The only way any of this changes is if we make it change.  Stop looking the other way when our government takes away our freedoms in the name of national security.  Stop justifying police killings by attacking the character and the intentions of the deceased.  Stop assuming that what your told by the government is the way things really are.  Until we can do those things and really look critically at our system, things are just going to get worse.

This is not a black vs. white thing.  It is not a liberal vs. conservative thing.  This is a debate that we should all be on the same side for.  We all want our freedom.  Freedom was what this country was founded upon.  Due process is a concept that keeps us free from arbitrary rule, and we are quietly watching it deteriorate around us.

It's time to make some noise.

As always, the content of this website is intended for entertainment purposes, only, and is not intended to be construed as legal advice or legal advertising.  If you are in need of legal advice, please contact a licensed attorney in your jurisdiction for personalized information.

Monday, December 1, 2014

Avoiding Confrontations with Law Enforcement -- Dos and Don'ts

The issue of confrontations with police officers -- whether physical in nature or involving weapons -- has been a major topic in the news lately.  The Mike Brown shooting in Ferguson, MO is far from the only issue police have had involving violent confrontations, but it certainly was a major rallying point for the public.  There are a lot of questions being asked about how to avoid these terrible situations.  Nobody wants to see continued incidents of violence involving police officers that end in injury or death to citizens.  Police don't want this.  Attorney's don't want this.  The courts don't want this.  But, most of all, the citizens that continue to be the victims in these situations don't want this.  So, what can be done to eliminate these situations?  What can you do, personally, to ensure that you are the next victim of police violence?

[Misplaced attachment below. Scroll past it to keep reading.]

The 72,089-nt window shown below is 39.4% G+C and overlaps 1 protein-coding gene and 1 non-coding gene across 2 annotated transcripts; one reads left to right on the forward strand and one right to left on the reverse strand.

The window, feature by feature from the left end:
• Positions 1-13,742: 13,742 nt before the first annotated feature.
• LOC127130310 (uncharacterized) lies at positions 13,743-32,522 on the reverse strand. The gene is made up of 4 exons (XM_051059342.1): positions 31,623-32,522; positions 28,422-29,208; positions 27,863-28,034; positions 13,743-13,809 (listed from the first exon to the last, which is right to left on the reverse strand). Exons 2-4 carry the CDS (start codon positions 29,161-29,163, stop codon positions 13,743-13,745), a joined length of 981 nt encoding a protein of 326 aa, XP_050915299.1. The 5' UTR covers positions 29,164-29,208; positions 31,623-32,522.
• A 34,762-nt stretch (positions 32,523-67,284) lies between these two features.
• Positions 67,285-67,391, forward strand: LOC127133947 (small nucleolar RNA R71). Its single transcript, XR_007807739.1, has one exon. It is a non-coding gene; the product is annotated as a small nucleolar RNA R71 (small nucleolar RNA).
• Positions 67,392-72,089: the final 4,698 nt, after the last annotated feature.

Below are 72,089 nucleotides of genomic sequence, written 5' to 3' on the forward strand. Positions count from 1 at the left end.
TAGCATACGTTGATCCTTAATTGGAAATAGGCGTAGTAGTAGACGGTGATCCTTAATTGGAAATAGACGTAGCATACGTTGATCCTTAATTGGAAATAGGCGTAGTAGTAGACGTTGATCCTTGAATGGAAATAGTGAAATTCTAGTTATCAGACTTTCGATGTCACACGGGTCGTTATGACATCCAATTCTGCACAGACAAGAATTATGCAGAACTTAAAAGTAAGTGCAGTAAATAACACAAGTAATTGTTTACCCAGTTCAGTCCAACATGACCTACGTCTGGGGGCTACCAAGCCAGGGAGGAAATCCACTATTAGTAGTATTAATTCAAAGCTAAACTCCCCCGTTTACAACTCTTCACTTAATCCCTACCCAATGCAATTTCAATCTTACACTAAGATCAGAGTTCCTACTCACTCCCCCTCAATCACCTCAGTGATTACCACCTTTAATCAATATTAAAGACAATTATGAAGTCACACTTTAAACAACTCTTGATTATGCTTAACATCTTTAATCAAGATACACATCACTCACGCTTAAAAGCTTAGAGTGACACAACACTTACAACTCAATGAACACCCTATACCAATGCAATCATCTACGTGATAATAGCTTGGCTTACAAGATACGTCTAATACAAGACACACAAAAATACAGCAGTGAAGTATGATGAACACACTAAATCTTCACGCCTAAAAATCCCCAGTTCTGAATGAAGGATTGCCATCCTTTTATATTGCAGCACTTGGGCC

In order to figure out what has to be done to fix the problem, we must first understand what is causing the problem.  This is a much more complicated issue than a lot of people realize.  I'm not talking about incidents of violence that are clearly initiated by civilians.  When someone brandishes a weapon at a police officer, they're doing so with the knowledge that they might not come out of this encounter alive.  The incidents I'm referring to are the ones in which unarmed citizens are killed by law enforcement.  People who claim that the issue is overzealous police officers who are too quick to use their service weapons are ignoring that there are always two parties involved in these confrontations.  People who claim that the issue is citizens not respecting the police and acting inappropriately towards them aren't taking into consideration that the penalty for being insubordinate should not be death.  There is no easy answer to this issue, but there are some things that I believe the average citizen can keep in mind when dealing with police officers that can help to diffuse these situations before they explode into violence.  I'm going to give the same advice here that I give to my paying clients.  The following are three general things to remember when confronted by a police officer, and three actions that you can take (or not take) when confronted by a police officer to ensure that the situation doesn't end in tragedy.